Border Crossings: North-West Meets North-East
Sikh history tends to limit the past within Punjab’s territory, however a ‘national diaspora’ exists beyond these borders. A number of Sikhs migrated to Assam with two Gurus across the 16th and 17th centuries, and once again as part of Maharaja Ranjit Singh’s army in the nineteenth century. Another round of migration occurred during colonial rule, when the British brought these Sikhs to work as sweepers (safai karamcharis), in Shillong in 1910, and then Guwahati in 1930. There is also speculation that these Sikhs, stereotyped by the British as a ‘martial race’, were preferred, if required, at this frontier adjoining Burma.
Once there, they were able to integrate into local society, and create a new identity, while remaining conscious of their Sikh beliefs. For instance, while participating in bihu (Assam’s spring festival), they did not do the bhangra (Punjabi folk dance), and rooted their Sikhism in a local context not akin to Punjabi traditions. Historically, oral traditions and colonial records rarely mentioned this community, while Assamese writings between the 19th and 20th centuries tended to view them as outsiders.
While there has been a blurring of differences on ground, and the community has gained a wide acceptability, while still retaining links with their past, they have used strategies to assimilate with locals of Assam. However, despite having wider acceptance than other ‘minority groups’, the community has suffered severe economic decline and social marginalisation. C-NES believes that, for this project and the larger understanding of peoples of these two distant regions, to build connections between these border regions i.e. Assam and Meghalaya in the Northeast (the region has international boundaries with Bangladesh, Nepal, Myanmar, Tibet Autonomous Region/China and Bhutan while Assam itself has boundaries with Bhutan and Bangladesh and Meghalaya shares international border with Bangladesh) and Punjab in the Northwest (with a highly securitized border with Pakistan). The North East Region (NER) border has been vulnerable to border disputes and skirmishes while both Punjab and Assam have seen cross border intrusions by armed militants. They have witnessed migrations -- forced, for ethnic and religious reasons, as well as by economic drivers. Our partner believes that building linkages and understanding between the communities of the two regions for a simple reason – the violence of Partition, the violence of the post-partition years especially of the insurgency in the Punjab is well documented in fiction and non-fiction through novels and narratives, plays, poems, music and film which are well-known nationally and internationally. Those of Assam are not, barring a handful of writings and writers as well as creative artistes, which is the case with almost all narratives from the Northeast, largely neglected in the study of Indian history. The project would be, initiating a unique process of creating understanding between regions and strengthening commonalities in that it brings to the fore another narrative, which seeks to inform, and generate awareness.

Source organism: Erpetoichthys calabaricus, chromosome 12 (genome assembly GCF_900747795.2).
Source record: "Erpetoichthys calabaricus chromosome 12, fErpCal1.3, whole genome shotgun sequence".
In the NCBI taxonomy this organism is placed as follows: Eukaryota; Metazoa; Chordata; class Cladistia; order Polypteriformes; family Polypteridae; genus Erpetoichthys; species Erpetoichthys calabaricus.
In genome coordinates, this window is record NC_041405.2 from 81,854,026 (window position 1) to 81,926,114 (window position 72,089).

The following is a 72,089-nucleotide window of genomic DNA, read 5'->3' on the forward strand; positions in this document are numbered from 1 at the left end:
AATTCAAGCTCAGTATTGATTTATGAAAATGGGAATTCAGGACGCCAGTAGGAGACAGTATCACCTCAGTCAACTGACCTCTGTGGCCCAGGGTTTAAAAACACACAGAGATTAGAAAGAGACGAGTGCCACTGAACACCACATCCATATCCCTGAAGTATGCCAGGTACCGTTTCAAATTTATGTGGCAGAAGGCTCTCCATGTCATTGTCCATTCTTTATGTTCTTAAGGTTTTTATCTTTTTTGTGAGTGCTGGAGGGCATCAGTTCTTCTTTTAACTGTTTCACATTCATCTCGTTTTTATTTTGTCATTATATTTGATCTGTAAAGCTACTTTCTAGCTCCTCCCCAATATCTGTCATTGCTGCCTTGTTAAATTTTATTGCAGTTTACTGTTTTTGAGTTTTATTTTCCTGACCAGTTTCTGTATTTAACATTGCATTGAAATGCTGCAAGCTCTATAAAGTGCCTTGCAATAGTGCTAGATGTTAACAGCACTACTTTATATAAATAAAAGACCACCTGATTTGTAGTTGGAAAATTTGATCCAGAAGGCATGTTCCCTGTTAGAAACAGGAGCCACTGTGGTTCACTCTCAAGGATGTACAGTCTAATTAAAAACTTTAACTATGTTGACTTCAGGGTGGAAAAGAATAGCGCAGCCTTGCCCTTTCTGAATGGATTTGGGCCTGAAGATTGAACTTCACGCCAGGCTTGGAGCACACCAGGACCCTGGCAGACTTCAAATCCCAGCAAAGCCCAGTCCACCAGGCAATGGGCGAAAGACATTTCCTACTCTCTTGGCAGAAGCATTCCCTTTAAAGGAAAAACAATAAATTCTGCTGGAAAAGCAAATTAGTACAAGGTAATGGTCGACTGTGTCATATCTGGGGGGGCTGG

Heinrich Böll Stiftung in collaboration with Centre for Northeast Studies and Policy Research’s (C-NES) initiated a project titled “The Assamese Sikhs: Negotiating Transitions” which undertakes research on the identity of ‘Assamese/Asomiya Sikhs’-- who migrated from Punjab to Assam and Meghalaya over centuries. While they continue to identify as Sikhs, local traditions and cultures have led to the creation of a syncretistic, though fractured, Sikh identity. In tracing community roots, the project seeks to negotiate linkages between the past and present, between the Sikhs located at the two peripheries- the Northeast in Assam and Meghalaya (specifically in Shillong) and the Northwest in Punjab, and the issues they face. The research findings shall be presented under the larger theme of “Border Crossings: North-West Meets North-East”.
Venue: Majha House, 489 Basant Avenues, Amritsar
Program Co-ordinator, Democracy & Dialogue Programme